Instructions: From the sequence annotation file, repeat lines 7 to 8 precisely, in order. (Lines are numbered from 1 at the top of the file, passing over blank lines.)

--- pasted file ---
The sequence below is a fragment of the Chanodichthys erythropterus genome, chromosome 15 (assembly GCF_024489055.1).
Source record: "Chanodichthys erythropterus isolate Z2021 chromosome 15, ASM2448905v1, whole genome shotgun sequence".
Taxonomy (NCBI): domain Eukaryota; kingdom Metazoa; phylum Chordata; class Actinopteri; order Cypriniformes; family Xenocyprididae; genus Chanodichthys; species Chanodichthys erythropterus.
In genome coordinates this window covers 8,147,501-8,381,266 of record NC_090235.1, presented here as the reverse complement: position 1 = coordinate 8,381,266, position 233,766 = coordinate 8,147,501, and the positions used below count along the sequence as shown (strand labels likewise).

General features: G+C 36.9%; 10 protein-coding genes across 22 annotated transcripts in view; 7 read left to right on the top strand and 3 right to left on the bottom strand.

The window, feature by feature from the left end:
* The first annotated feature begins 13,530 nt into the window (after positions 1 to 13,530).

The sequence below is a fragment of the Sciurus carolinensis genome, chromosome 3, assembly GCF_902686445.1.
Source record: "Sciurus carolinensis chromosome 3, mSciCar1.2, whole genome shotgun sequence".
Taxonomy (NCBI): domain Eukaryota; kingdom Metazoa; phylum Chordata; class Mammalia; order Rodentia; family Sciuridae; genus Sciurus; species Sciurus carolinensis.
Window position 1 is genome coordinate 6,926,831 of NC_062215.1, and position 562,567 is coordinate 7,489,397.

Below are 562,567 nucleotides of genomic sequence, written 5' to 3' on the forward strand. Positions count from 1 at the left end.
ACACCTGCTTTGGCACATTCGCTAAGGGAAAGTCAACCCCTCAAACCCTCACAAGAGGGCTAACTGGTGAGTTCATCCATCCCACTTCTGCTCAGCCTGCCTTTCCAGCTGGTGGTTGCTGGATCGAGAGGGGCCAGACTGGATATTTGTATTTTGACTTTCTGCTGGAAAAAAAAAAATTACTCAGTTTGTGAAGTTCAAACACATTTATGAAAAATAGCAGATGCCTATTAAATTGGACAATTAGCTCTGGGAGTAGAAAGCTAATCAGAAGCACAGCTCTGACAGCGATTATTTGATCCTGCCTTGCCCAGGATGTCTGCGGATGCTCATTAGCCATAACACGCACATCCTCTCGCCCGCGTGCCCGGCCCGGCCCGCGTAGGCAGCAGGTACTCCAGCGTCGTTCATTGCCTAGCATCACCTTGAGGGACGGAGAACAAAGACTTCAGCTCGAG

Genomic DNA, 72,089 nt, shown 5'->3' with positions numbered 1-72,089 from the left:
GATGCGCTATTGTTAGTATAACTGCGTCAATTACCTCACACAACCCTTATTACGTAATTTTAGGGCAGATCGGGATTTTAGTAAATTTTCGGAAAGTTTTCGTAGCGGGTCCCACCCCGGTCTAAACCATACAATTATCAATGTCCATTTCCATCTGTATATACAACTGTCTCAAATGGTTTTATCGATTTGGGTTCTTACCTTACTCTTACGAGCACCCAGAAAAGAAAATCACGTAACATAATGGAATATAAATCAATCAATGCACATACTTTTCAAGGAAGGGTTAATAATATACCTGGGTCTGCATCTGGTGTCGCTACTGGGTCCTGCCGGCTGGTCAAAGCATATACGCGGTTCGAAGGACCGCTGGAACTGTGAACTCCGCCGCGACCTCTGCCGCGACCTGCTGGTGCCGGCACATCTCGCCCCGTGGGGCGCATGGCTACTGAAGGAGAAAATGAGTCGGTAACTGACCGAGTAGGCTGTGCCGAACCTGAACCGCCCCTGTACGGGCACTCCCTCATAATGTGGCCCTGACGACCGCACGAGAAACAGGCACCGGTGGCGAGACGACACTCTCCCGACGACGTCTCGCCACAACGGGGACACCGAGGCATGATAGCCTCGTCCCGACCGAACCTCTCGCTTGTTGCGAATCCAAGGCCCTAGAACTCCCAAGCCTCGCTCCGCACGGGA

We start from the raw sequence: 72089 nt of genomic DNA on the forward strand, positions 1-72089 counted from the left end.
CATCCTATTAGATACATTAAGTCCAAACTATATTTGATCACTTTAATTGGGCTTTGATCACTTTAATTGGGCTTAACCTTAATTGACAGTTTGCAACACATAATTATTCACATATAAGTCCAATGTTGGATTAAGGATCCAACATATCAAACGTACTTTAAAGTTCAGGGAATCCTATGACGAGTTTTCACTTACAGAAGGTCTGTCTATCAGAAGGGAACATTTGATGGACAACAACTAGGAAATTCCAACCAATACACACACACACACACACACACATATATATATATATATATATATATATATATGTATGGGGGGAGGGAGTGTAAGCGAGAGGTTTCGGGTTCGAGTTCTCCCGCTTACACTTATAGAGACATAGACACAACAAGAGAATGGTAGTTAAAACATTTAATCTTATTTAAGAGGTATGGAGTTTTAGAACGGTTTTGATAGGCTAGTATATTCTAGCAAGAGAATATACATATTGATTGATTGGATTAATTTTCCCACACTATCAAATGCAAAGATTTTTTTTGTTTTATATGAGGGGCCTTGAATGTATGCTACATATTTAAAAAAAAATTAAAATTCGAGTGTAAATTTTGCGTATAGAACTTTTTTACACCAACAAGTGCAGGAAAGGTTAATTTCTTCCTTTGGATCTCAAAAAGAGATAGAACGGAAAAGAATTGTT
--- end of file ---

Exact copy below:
* The first annotated feature begins 13,530 nt into the window (after positions 1 to 13,530).

The sequence below is a fragment of the Sciurus carolinensis genome, chromosome 3, assembly GCF_902686445.1.